"The Joy Luck Club" isn't what most men would rush to see at the box office. It is, by general opinion, a chick flick, an epic tear jerker directed towards the sensitive side of people. By just that extremely brief description, I would guess a great percentage of males already have lost interest. Why? Because, as I am told by some women, men lack the one emotion to make this movie enjoyable: sensitivity. Although "The Joy Luck Club" has been deemed a "must see movie" and given four stars by many reviewers, it lacks the ability to keep male interest so I would not recommend it.
Before I proceed, I must clarify not all men will hate this movie. Some may actually like it. However, the type of male this review is geared towards can possibly be described as the Tim Taylor. If you do-it-yourself rather than calling a contractor, believe Maxim and Stuff are God's gift to magazines, and love the rumble of a big block along with the whistle of a turbocharger, then please, read on.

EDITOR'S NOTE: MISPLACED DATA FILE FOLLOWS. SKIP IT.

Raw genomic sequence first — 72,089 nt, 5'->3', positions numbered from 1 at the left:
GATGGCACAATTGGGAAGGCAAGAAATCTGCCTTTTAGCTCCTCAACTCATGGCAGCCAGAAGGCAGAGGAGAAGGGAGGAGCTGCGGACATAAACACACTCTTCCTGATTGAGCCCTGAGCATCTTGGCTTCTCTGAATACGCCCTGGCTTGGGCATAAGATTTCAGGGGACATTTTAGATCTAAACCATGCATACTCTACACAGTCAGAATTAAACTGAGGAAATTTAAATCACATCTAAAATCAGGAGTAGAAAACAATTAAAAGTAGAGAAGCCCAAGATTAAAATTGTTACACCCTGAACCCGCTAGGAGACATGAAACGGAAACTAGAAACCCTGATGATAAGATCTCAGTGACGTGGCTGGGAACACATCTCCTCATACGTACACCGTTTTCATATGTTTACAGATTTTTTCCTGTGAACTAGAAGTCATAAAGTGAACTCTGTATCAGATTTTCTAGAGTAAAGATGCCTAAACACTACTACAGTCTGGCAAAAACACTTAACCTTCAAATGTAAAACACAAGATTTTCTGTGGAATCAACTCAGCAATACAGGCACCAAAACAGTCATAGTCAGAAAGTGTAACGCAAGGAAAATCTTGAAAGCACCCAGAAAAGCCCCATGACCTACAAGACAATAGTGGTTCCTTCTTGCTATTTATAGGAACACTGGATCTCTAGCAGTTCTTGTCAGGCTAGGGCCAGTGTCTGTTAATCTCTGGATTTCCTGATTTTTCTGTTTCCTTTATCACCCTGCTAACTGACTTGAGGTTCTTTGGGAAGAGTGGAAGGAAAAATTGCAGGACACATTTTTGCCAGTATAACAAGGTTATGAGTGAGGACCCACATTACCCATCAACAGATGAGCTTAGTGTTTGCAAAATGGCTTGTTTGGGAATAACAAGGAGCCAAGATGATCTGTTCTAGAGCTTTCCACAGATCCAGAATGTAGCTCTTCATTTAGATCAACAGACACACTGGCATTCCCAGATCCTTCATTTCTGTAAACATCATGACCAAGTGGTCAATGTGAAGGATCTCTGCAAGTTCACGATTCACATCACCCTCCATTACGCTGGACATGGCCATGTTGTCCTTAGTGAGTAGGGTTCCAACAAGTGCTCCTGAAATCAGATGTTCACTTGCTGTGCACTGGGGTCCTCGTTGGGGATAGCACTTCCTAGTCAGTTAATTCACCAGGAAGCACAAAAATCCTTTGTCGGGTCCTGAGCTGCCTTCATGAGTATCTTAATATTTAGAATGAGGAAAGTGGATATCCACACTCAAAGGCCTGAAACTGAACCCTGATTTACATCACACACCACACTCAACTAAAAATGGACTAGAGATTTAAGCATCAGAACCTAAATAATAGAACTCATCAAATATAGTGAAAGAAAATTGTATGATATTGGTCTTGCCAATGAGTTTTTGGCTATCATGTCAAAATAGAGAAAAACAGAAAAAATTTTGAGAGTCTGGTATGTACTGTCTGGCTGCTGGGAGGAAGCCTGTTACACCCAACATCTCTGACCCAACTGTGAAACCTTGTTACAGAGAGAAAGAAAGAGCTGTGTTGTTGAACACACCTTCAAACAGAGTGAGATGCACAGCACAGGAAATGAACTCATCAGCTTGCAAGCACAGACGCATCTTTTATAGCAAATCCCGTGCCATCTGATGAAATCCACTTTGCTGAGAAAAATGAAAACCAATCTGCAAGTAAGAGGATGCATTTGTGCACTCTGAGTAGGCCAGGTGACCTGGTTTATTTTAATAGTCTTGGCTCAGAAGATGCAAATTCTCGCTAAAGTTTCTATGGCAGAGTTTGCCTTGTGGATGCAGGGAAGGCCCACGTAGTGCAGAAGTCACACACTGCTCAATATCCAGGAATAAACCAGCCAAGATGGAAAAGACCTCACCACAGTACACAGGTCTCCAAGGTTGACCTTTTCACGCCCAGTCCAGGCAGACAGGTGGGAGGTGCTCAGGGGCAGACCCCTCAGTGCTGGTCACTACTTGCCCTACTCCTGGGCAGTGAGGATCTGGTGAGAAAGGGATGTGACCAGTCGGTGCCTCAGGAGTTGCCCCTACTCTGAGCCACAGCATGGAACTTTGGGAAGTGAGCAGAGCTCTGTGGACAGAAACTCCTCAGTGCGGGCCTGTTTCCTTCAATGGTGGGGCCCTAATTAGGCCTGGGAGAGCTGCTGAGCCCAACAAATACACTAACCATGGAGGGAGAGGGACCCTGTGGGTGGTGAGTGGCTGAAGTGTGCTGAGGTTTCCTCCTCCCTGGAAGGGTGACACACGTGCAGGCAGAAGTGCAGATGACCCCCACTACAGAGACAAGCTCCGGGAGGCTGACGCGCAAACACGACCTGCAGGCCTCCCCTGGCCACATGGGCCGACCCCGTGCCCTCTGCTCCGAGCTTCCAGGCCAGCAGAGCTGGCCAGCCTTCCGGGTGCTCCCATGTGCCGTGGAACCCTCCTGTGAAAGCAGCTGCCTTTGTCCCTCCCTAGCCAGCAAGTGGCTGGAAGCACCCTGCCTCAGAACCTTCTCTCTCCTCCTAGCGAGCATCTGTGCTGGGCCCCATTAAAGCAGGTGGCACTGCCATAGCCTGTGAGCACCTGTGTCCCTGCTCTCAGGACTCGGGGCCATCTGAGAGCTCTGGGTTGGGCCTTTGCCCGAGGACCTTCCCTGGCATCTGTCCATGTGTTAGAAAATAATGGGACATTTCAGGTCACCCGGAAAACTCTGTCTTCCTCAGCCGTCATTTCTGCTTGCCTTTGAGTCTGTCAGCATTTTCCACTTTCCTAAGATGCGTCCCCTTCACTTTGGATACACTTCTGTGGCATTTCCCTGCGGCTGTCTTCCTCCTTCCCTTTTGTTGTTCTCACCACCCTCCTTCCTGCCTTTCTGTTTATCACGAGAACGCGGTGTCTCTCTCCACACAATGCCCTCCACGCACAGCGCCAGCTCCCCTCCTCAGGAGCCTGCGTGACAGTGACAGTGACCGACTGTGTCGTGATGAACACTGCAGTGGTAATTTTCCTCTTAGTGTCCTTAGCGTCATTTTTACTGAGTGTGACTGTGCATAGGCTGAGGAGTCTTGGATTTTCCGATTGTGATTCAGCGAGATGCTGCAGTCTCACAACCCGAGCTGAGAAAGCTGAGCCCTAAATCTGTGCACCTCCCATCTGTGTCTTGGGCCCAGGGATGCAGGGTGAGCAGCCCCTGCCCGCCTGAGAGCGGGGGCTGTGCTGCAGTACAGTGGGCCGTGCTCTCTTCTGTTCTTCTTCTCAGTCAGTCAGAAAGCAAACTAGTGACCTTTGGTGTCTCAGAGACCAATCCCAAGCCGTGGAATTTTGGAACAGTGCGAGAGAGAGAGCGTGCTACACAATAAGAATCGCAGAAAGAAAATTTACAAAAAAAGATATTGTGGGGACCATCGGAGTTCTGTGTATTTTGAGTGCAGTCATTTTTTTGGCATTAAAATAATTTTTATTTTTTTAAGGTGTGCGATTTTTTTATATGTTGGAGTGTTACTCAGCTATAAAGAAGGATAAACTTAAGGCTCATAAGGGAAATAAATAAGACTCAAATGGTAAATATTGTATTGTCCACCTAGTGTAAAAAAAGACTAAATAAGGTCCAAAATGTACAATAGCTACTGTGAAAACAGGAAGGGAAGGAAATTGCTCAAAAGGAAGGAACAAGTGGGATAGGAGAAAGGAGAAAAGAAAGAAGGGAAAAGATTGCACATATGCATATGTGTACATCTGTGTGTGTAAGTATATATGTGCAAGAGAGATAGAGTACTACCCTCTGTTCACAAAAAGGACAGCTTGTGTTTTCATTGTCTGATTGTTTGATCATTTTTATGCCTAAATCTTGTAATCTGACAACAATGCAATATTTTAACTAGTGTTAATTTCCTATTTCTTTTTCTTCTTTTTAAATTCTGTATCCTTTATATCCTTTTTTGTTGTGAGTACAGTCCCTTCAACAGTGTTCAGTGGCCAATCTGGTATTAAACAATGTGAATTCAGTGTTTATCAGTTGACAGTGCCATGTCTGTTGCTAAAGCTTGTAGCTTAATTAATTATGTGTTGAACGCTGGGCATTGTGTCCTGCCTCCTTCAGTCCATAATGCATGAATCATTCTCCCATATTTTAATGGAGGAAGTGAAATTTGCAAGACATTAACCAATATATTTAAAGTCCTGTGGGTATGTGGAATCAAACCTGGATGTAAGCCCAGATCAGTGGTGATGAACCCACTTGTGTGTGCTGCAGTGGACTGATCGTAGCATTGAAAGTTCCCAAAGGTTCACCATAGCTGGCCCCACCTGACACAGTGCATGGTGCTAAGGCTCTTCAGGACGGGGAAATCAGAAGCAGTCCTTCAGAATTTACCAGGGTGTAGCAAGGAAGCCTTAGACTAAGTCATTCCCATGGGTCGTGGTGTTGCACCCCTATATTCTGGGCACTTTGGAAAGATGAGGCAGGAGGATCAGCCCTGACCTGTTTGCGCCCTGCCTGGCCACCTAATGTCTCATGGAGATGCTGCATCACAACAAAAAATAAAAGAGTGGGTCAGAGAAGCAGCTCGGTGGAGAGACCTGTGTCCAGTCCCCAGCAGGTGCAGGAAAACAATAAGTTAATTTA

The movie is based upon the bestselling novel written by Amy Tan. Unlike most book-to-film conversions, the story stays exceptionally similar to what the author originally composed. Fans of the novel would consider this a good thing; however in doing so, it lacks theatrical aspects that make movies enjoyable.
Four native born Chinese women immigrated to San Francisco in 1949, all for the hope of finding a better life. Since then, they've been meeting weekly to play mahjong and share memorable stories. Even though their previous trans-Pacific life was filled with grief and tragedy, they named their modest group the Joy Luck Club in an effort to raise their spirits. Forty years later, when the movie takes place, the tradition is still alive.
At the beginning of the movie, we're introduced to a young lady by the name of June. Her mother, one of the members of the club, had recently passed away. Shortly thereafter, as luck has it, her long lost twin daughters were traced...
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